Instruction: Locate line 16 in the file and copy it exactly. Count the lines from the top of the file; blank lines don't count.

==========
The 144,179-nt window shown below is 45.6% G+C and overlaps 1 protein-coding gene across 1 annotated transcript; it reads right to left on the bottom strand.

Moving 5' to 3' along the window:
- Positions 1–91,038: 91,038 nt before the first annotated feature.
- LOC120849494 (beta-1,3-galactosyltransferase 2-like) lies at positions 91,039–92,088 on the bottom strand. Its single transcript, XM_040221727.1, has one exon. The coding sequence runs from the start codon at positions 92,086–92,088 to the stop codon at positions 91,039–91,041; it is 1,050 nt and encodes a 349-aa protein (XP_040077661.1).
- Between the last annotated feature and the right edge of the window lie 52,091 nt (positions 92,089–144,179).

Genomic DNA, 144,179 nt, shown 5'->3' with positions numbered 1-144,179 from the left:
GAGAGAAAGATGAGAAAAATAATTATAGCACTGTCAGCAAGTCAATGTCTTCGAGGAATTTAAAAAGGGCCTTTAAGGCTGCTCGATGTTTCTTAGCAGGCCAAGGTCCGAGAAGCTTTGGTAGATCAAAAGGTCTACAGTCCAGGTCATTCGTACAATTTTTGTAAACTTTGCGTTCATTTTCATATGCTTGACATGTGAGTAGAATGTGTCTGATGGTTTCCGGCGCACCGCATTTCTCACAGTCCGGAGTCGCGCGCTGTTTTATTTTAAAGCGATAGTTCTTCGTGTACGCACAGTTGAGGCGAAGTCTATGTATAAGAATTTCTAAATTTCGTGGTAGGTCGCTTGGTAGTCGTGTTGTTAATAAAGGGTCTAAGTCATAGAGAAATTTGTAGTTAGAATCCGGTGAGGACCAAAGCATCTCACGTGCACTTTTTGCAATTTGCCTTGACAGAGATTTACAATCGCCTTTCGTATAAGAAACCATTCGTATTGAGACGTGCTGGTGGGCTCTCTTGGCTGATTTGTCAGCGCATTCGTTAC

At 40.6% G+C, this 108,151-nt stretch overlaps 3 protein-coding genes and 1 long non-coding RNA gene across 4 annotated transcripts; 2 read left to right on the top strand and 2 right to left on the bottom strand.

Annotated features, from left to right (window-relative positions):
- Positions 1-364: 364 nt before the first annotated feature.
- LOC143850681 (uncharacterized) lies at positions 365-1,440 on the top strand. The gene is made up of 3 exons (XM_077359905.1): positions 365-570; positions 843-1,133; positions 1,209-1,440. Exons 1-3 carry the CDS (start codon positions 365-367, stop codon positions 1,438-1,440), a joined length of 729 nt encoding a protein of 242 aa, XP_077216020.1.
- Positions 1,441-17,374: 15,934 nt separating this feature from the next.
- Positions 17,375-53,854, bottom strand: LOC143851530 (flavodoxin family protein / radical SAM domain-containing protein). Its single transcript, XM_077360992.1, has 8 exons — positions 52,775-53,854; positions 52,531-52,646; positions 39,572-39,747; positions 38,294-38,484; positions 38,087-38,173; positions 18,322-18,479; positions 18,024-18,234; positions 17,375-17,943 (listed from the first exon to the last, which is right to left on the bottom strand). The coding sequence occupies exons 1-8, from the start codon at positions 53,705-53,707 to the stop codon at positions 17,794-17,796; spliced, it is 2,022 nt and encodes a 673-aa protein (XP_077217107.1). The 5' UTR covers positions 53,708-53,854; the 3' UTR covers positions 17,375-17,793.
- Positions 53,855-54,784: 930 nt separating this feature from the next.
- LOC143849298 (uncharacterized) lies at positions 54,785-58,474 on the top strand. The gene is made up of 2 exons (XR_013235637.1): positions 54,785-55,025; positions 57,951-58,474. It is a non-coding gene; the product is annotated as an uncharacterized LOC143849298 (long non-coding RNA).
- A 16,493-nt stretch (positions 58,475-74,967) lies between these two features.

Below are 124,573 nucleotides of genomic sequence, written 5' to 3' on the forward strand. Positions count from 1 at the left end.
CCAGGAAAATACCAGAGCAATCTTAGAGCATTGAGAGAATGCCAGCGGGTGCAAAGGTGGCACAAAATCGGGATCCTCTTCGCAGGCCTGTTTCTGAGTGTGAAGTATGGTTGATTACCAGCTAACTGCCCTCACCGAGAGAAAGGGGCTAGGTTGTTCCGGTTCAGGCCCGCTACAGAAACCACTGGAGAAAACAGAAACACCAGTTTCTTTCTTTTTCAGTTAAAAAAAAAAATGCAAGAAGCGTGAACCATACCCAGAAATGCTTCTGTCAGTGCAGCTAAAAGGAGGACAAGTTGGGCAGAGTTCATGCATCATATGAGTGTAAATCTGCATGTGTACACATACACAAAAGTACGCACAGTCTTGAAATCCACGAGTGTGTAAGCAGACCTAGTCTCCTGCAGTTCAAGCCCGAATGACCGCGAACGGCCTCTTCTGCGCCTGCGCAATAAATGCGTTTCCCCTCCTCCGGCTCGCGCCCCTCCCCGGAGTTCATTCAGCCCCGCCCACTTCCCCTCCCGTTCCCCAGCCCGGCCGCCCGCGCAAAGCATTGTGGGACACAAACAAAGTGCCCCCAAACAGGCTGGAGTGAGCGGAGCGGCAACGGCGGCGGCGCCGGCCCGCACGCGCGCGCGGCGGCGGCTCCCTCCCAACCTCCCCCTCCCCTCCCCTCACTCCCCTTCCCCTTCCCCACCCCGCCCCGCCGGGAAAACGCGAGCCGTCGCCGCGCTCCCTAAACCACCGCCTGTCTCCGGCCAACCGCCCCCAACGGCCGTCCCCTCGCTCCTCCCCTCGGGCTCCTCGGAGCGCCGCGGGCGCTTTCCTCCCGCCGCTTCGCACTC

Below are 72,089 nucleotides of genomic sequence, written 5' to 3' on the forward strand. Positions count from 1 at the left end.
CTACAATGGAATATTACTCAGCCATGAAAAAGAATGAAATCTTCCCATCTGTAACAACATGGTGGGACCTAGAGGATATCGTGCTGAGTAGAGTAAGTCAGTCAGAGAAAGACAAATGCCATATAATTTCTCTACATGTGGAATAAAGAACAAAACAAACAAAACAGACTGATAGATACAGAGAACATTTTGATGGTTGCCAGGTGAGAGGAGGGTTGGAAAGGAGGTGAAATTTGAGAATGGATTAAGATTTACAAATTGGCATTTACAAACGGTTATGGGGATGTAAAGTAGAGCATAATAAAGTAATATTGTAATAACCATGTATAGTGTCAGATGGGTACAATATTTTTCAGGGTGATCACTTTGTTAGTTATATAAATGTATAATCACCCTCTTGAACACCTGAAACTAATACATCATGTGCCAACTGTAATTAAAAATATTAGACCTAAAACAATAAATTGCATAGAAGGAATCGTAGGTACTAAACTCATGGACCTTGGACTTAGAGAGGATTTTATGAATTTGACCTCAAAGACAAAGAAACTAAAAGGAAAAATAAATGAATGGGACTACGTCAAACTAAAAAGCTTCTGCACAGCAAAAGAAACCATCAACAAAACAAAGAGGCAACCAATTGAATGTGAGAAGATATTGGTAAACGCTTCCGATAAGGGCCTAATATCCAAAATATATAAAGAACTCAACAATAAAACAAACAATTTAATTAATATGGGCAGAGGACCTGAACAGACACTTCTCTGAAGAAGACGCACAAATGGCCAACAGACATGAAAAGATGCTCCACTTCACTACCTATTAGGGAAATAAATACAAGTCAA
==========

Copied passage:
- A 16,493-nt stretch (positions 58,475-74,967) lies between these two features.